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Security Response

South Korean Financial Companies Targeted by Castov

Created: 29 May 2013 01:05:48 GMT • Updated: 23 Jan 2014 18:07:01 GMT • Translations available: 日本語
Lionel Payet's picture
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The financial malware landscape is constantly evolving, cybercriminals are becoming more knowledgeable about the financial sector, and attacks are becoming more sophisticated. We’ve recently released a report, “The World of Financial Trojans,” describing the different features and techniques used by banking malware. It would seem that the choices made by the malware authors concerning these techniques and features depend on the cybercriminals’ financial resources and market knowledge.

In most cases financial malware favors exploit kits as their infection vector. In the past few months we have been actively monitoring an exploit kit, called Gongda, which is mainly targeting South Korea. Interestingly, we have come across a piece of malware, known as Castov, being delivered by this exploit kit that targets specific South Korean financial companies and their customers. The cybercriminals in this case have done their research on the South Korean online financial landscape.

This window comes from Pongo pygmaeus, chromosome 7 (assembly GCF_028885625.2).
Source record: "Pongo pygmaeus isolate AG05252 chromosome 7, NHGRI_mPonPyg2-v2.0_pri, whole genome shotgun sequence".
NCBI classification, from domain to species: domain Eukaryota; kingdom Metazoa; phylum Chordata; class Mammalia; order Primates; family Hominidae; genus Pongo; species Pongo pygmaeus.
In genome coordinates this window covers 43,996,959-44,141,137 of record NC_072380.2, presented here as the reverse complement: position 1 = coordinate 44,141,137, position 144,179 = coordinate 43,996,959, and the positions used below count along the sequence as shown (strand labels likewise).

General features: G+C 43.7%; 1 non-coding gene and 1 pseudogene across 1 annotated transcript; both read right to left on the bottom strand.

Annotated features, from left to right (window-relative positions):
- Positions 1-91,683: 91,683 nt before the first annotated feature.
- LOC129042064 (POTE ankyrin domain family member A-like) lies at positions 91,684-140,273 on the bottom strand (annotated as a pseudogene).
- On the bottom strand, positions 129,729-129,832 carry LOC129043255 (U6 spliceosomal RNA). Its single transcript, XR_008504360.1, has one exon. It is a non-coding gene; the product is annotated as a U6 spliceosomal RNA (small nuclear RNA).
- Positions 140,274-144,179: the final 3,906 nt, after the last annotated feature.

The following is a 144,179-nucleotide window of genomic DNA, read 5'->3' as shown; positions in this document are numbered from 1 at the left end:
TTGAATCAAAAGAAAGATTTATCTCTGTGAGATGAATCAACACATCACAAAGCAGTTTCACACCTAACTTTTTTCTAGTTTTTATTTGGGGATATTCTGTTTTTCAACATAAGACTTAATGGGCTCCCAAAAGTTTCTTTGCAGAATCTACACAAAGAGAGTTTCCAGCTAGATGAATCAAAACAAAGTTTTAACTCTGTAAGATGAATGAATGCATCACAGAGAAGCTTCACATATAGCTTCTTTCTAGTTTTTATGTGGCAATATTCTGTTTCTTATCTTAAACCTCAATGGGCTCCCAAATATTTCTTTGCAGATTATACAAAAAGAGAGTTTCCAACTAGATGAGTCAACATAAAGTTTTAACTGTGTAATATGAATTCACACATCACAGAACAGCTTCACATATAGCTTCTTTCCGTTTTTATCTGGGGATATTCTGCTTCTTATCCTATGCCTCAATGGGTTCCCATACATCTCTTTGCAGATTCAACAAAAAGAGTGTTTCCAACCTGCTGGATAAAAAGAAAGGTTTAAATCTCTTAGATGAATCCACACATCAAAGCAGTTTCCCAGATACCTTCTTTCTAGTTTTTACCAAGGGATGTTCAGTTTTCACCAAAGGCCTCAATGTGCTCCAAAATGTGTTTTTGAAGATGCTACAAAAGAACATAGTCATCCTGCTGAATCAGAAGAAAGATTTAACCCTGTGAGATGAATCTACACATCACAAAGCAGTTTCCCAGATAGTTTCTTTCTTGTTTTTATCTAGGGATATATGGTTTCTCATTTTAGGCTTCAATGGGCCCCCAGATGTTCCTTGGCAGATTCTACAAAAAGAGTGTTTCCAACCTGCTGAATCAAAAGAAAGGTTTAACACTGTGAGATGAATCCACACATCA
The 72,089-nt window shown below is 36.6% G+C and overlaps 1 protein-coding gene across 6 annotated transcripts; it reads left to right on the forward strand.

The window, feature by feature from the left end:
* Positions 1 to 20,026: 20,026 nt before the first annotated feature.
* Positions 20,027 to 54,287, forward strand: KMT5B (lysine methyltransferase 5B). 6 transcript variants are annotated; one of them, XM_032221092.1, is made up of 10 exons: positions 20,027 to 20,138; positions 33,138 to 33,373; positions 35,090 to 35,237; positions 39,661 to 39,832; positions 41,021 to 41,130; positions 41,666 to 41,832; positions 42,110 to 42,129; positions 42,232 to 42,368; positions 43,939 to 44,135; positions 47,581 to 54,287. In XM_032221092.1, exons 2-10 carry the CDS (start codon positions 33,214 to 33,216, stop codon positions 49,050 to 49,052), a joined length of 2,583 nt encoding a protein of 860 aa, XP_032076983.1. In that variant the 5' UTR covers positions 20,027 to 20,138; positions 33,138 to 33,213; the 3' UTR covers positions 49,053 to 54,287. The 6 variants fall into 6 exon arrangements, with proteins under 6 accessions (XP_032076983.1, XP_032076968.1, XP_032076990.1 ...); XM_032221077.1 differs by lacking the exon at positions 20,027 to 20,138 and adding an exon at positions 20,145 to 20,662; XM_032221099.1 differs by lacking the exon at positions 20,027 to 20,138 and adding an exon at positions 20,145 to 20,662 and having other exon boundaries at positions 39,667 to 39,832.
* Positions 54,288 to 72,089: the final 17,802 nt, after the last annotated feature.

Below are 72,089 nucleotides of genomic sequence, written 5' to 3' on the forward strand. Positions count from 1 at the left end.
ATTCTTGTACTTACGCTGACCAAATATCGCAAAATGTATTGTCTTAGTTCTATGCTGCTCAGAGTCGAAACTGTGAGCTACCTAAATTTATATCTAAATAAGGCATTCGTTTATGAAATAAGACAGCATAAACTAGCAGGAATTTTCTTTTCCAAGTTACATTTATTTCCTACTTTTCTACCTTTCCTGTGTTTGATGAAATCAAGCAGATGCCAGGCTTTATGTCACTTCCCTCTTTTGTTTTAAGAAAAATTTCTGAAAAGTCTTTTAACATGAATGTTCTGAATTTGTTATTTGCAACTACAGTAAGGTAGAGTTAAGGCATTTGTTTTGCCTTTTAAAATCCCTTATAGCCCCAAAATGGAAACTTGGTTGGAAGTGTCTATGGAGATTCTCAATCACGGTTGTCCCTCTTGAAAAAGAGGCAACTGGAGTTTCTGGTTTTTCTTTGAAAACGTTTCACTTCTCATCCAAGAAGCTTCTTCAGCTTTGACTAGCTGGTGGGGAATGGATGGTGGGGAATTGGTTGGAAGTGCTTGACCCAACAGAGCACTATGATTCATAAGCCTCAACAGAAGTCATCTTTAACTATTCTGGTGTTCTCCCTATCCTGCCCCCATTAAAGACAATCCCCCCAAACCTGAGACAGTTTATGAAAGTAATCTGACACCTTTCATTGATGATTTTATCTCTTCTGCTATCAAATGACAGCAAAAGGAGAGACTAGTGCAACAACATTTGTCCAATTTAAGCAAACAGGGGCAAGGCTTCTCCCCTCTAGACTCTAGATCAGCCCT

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Figure 1. Heatmap of Gongda IPS detections for May 2013 (98% of hits are in South Korea)

The initial stage of this threat is Downloader.Castov and is compiled in Delphi with the ability to stop antivrius software which, once inside a computer, will report the infection to its command-and-control (C&C) server and download an encrypted file that is the second stage.

The second stage is Infostealer.Castov. The infostealer checks at specific offsets in a list of clean DLLs (all related to Korean online banking software and security) for opcode instructions and then patches those instructions. The injected code checks strings that appear to be passwords, account details, and transactions. Once the data is found and collected, it will be sent to a remote server.

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Table 1. Targeted DLLs and actions taken

Additionally, the infostealer collects the digital certificates stored in the compromised computer’s NPKI directory (%ProgramFiles%\NPKI). Those digital certificates are widely used in South Korea and are issued for financial general purposes (individual/corporate) such as banking, credit card, insurance etc. They are unique to each user and are valid for one year.

The combination of screenshots, passwords, and digital certificates will allow the cybercriminals to access users’ financial accounts.

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Figure 2. Heatmap of Castov antivirus detection from January to May 2013

Symantec has the following protection in place for both Castov and Gongda:

Antivirus protection:

Intrusion prevention protection:

To ensure the best protection, we recommend you use the latest Symantec Technologies and up to date antivirus definitions.